Turkey begins making its debut amphibious assault ship

Turkey begins making its debut amphibious assault ship

Turkey begins making its debut amphibious assault ship Turkey has launched the building phase of its amphibious landing platform dock (LPD) warship for the Turkish Naval Forces with a ceremony on April 30. 

Istanbul-based shipbuilder Sedef has been contracted by the Undersecretary for Defense Industries (SSM) to build the warship for the Turkish Naval Forces. 

Turkish companies, including Aselsan and Havelsan, will produce and install several parts of the ship’s components, including armaments, electronics and communications systems.

A Spanish company, Navantia, will help in designing the ship.

The 231-meter-long ship will be capable of carrying over 1,000 personnel and transporting helicopters, army vehicles and equipment. 

The new craft will be the biggest landing dock in the naval forces’ inventory and also have a hospital. 

The vessel will be able to be on duty at sea for 50 days without taking any logistic support and can reach a speed of 20.5 knots.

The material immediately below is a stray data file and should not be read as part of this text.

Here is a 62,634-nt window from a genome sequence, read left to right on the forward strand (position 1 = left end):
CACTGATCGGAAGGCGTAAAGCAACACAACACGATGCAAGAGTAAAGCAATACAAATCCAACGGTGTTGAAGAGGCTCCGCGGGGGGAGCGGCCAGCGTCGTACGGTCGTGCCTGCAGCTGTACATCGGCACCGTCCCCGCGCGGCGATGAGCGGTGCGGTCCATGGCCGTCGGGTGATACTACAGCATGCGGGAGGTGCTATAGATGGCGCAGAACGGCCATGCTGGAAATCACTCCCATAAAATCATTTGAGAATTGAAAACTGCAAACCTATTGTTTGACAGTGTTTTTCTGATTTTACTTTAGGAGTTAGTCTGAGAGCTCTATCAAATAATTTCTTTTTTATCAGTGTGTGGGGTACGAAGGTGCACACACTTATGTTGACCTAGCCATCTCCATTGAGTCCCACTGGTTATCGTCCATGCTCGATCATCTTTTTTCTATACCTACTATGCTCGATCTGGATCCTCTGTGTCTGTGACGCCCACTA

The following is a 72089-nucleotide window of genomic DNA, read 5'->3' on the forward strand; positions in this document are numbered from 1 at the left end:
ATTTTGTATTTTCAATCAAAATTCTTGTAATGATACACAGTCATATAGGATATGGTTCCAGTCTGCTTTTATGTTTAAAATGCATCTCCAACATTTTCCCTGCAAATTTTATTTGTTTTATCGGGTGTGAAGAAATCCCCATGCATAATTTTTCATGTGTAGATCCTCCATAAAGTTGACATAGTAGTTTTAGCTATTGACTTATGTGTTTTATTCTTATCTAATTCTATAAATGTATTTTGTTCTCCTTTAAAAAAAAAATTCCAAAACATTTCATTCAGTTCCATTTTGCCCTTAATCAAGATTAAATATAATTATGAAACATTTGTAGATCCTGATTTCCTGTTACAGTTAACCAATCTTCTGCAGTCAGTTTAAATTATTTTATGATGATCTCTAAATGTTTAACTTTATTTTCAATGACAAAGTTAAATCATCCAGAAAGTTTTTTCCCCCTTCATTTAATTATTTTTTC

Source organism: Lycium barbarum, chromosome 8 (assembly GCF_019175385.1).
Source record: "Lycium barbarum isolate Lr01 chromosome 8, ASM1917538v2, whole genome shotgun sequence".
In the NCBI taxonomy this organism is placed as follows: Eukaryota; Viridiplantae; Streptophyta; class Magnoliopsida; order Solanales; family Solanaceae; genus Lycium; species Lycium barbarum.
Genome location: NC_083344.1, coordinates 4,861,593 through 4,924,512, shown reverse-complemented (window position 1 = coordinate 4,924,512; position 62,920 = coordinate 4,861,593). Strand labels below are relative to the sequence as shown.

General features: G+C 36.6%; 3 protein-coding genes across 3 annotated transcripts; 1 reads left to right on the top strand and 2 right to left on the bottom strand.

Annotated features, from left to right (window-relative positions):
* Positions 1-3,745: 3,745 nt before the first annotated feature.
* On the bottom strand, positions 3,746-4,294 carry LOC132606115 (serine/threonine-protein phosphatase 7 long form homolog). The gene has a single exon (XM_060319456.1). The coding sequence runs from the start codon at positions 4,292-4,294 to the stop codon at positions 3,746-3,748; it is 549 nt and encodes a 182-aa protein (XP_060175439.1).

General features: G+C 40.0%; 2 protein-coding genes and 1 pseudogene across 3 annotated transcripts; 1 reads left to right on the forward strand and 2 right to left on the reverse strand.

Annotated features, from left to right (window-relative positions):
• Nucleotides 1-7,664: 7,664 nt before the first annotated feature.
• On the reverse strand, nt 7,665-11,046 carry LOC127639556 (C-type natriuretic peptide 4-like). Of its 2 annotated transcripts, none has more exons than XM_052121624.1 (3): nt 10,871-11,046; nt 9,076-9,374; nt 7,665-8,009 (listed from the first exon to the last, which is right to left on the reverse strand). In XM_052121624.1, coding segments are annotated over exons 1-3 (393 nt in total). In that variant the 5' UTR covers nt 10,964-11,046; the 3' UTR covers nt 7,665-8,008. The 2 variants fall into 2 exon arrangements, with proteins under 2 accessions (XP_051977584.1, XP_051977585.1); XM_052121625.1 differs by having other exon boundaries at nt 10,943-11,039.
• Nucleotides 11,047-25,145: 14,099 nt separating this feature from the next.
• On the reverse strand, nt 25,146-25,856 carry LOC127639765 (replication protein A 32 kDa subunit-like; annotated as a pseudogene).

Turkey’s defense industry needs to be 100 percent self-sufficient at a time of increased threats, Turkish President Recep Tayyip Erdoğan said at the opening ceremony. 

“Our goal is to be totally self-sufficient by 2023,” he added.        

Noting that building an amphibious assault ship was the first step on the road toward building “the world’s best aircraft carrier,” Erdoğan said Turkey’s need to have a more active presence outside its borders.    
“Actually, I see this as a belated step taken at a time when threats against Turkey are increasing, and also at a time when we need to be more visible in the international arena.”        

Erdoğan went on to criticize NATO countries –without giving names – for refusing to sell weapons to Turkey using the conflicts in the eastern and southeastern regions of the country “as an excuse.”        

 “These are NATO allies, let me tell you. When there are ongoing threats against Turkey due to the crisis in Syria, these countries supply terrorist groups with arms, but unfortunately fail to support their friend, Turkey.

 “Then they tell me not to talk about this issue in front of the media. OK. But why are you sending those weapons to terrorist groups? Therefore, we have to be self-sufficient,” he said.      

The makers of the LPD, which was initially projected to be finalized in five years and a half, were convinced by Erdoğan to finish the project in four years.